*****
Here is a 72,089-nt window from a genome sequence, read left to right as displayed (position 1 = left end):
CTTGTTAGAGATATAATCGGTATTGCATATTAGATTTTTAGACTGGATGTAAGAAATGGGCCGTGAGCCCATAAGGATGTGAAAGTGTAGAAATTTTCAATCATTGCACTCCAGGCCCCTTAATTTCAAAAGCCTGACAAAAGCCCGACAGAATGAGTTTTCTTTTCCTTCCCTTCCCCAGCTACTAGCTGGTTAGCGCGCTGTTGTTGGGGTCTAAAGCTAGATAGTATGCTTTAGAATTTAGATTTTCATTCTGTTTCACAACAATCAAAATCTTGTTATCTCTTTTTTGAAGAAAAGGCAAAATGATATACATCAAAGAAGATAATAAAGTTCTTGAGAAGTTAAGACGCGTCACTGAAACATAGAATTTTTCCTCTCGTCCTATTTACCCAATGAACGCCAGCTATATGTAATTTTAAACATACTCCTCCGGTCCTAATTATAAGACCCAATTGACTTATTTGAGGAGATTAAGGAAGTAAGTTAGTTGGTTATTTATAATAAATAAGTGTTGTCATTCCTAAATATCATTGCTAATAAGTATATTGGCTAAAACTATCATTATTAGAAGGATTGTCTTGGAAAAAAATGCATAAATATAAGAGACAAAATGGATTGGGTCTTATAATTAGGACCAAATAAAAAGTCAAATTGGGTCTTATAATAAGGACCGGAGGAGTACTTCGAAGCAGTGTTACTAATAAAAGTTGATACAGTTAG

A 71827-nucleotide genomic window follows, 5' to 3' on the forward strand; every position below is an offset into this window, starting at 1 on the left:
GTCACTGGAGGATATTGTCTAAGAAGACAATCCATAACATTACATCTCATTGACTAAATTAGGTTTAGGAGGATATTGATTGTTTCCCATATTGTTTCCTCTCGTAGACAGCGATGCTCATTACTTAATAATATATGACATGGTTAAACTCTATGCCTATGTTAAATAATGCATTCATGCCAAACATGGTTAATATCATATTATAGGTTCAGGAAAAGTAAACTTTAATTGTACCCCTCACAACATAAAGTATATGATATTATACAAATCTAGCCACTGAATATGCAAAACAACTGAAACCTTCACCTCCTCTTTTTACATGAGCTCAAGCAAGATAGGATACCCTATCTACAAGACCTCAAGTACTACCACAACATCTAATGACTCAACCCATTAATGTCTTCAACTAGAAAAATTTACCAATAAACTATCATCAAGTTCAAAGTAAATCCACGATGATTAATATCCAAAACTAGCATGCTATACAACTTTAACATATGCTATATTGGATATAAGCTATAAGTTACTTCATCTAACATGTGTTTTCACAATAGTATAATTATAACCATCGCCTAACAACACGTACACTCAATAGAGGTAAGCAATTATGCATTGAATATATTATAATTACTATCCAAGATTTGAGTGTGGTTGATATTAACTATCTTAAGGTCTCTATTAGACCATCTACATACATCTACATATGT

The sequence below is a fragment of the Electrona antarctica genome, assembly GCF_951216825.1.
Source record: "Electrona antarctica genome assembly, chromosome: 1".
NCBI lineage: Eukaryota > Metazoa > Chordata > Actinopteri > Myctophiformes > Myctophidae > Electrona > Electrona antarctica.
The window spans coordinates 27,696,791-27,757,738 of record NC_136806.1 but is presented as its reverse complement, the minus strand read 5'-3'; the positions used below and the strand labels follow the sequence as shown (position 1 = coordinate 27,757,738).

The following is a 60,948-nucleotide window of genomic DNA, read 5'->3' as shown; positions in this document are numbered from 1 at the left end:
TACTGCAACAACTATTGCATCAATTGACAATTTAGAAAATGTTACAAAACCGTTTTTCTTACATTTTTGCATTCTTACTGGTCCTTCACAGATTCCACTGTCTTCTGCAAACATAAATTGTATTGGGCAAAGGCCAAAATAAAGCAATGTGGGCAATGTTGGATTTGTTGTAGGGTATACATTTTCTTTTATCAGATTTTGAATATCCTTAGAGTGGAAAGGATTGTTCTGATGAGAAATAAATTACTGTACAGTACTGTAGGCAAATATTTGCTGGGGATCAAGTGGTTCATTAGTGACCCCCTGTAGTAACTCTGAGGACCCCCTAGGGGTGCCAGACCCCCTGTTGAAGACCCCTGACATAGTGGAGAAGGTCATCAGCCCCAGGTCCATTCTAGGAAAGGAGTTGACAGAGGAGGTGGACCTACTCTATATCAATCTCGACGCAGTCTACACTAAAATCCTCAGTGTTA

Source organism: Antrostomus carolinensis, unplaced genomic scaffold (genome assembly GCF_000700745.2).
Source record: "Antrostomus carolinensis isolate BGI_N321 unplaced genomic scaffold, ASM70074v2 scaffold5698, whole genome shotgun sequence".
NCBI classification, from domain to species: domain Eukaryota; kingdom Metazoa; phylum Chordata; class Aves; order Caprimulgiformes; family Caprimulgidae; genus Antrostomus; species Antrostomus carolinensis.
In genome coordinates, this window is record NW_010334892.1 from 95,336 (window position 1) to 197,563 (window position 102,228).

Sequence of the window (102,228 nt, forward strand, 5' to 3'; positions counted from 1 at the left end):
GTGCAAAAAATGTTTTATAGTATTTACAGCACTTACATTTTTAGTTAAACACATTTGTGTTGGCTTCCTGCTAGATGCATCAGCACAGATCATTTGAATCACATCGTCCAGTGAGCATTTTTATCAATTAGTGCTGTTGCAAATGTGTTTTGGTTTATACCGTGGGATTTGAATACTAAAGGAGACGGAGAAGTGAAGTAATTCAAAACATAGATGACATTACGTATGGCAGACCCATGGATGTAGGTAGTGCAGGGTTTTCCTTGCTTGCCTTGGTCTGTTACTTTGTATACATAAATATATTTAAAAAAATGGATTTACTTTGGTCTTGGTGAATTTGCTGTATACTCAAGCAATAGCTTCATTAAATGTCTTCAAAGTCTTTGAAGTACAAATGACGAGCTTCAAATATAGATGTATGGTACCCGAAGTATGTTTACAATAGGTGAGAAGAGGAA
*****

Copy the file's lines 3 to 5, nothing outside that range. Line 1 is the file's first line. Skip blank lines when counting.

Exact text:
A 71827-nucleotide genomic window follows, 5' to 3' on the forward strand; every position below is an offset into this window, starting at 1 on the left:
GTCACTGGAGGATATTGTCTAAGAAGACAATCCATAACATTACATCTCATTGACTAAATTAGGTTTAGGAGGATATTGATTGTTTCCCATATTGTTTCCTCTCGTAGACAGCGATGCTCATTACTTAATAATATATGACATGGTTAAACTCTATGCCTATGTTAAATAATGCATTCATGCCAAACATGGTTAATATCATATTATAGGTTCAGGAAAAGTAAACTTTAATTGTACCCCTCACAACATAAAGTATATGATATTATACAAATCTAGCCACTGAATATGCAAAACAACTGAAACCTTCACCTCCTCTTTTTACATGAGCTCAAGCAAGATAGGATACCCTATCTACAAGACCTCAAGTACTACCACAACATCTAATGACTCAACCCATTAATGTCTTCAACTAGAAAAATTTACCAATAAACTATCATCAAGTTCAAAGTAAATCCACGATGATTAATATCCAAAACTAGCATGCTATACAACTTTAACATATGCTATATTGGATATAAGCTATAAGTTACTTCATCTAACATGTGTTTTCACAATAGTATAATTATAACCATCGCCTAACAACACGTACACTCAATAGAGGTAAGCAATTATGCATTGAATATATTATAATTACTATCCAAGATTTGAGTGTGGTTGATATTAACTATCTTAAGGTCTCTATTAGACCATCTACATACATCTACATATGT

The sequence below is a fragment of the Electrona antarctica genome, assembly GCF_951216825.1.